To Do or Not to Do… Primary Health Care Professionals Experiences With Mothers With Children Born of Sexual Violence

Frontiers in Psychology

Eline Meuleman & Elisa van Ee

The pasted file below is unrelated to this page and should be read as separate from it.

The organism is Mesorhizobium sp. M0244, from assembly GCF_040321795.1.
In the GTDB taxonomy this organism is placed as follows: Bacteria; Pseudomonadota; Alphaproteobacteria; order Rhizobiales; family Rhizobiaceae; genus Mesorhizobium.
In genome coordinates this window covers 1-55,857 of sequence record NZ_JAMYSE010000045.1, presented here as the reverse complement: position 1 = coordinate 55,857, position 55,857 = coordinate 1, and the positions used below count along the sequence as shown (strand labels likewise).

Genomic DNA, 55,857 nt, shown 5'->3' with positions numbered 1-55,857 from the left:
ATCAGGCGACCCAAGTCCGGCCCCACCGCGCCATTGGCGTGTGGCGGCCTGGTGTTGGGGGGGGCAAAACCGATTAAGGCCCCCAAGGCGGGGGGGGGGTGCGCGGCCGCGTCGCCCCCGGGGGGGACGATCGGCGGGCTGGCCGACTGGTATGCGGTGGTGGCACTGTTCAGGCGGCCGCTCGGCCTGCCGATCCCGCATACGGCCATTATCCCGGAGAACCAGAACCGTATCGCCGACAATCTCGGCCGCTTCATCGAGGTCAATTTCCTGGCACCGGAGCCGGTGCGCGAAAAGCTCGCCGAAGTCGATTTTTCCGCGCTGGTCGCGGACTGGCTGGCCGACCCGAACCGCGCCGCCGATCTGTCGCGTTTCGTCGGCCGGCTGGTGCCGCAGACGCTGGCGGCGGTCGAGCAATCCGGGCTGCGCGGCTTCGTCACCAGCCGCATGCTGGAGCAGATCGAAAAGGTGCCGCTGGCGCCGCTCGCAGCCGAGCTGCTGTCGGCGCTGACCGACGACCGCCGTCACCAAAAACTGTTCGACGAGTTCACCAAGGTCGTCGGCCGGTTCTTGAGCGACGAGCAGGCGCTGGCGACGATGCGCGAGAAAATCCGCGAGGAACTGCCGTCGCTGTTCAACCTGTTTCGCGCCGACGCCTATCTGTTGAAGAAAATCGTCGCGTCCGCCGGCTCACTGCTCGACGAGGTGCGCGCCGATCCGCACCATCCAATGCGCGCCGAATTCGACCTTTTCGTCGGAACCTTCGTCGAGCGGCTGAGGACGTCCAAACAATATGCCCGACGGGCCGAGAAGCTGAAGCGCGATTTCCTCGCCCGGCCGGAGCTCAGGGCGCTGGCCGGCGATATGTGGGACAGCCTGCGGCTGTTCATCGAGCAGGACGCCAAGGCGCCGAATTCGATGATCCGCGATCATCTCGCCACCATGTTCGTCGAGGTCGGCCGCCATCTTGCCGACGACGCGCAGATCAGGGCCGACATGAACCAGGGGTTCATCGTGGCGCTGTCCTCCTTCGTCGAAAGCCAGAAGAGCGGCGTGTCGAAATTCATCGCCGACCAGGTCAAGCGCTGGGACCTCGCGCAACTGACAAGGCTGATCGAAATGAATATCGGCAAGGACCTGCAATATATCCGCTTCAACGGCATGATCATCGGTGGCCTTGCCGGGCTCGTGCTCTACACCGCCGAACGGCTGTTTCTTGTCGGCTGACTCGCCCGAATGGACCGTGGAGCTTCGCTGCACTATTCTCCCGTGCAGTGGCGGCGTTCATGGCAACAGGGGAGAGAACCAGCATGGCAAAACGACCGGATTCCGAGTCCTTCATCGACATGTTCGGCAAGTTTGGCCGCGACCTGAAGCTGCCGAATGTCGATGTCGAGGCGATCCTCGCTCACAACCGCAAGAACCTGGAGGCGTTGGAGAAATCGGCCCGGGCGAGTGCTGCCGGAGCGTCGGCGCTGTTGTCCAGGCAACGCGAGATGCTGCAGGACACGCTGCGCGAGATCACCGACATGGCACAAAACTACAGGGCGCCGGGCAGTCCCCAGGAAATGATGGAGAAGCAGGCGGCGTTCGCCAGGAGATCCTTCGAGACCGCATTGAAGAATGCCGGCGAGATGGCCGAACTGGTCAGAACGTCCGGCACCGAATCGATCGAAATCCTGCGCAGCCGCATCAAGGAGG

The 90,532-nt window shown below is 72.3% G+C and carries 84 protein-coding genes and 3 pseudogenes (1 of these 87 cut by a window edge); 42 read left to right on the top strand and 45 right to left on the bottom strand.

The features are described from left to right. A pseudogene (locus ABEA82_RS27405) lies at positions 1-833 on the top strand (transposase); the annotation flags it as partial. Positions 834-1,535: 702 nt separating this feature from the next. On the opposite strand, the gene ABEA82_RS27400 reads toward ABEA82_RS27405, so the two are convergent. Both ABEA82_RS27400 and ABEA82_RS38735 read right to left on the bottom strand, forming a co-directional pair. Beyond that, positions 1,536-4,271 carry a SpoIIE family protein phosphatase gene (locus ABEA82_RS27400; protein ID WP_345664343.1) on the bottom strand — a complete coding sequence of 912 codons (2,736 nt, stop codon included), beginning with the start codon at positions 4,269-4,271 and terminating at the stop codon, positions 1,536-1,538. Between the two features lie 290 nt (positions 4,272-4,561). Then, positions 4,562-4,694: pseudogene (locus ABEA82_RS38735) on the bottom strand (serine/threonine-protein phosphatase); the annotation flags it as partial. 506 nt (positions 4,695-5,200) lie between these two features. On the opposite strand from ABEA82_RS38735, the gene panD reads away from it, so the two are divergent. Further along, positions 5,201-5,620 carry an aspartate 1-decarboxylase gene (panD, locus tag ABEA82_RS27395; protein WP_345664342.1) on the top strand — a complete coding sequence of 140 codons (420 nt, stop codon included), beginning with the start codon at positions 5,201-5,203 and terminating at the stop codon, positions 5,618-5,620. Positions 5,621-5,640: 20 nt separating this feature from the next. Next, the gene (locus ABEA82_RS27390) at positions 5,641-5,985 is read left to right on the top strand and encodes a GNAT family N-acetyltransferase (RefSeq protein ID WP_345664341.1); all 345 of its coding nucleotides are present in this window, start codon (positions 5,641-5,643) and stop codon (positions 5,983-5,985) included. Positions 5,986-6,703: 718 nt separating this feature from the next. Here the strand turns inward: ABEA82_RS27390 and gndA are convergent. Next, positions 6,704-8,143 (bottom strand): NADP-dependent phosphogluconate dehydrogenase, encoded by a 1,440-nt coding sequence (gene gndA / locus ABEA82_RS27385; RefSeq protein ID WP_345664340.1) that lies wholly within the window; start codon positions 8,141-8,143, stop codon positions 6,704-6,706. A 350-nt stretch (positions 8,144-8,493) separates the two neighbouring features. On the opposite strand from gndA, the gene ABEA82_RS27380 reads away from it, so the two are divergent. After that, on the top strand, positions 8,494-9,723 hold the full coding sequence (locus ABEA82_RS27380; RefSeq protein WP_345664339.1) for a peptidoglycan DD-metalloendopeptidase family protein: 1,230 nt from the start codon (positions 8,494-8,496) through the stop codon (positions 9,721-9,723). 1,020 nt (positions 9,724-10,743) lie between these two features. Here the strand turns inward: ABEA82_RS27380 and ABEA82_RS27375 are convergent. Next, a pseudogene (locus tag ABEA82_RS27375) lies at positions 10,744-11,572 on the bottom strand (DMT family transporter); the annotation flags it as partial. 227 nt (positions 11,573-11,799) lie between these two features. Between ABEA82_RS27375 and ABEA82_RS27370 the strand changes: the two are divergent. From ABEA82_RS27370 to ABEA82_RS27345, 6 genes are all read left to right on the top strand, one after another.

Mothers and their children born of sexual violence are at heightened risk for developing an insecure attachment relationship. These mothers and their children often enter care late or not at all, as they are not identified by health care professionals. In this qualitative study, semi structured interviews were conducted with sixteen professionals in primary care for pregnant women and/or young mothers with the aim to identify the status quo in knowledge and skills, challenges, and opportunities. Participants included among others professionals working at Youth Services, psychologists, and clinical nurse specialists. Through a thematic analysis, five themes were identified: the knowledge of the professional, discussing the sexual violence, suitable interventions, points of attention during care, and recommendations. Analysis revealed that three groups of professionals can be distinguished, based on their level of awareness of this target group and their available knowledge and skills. To improve primary care for mothers with children born of sexual violence an increase in awareness, knowledge, and skills is a necessary prerequisite. Scientifically based best practices are therefore necessary for health care professionals to provide adequate care for mothers with children born of sexual violence.

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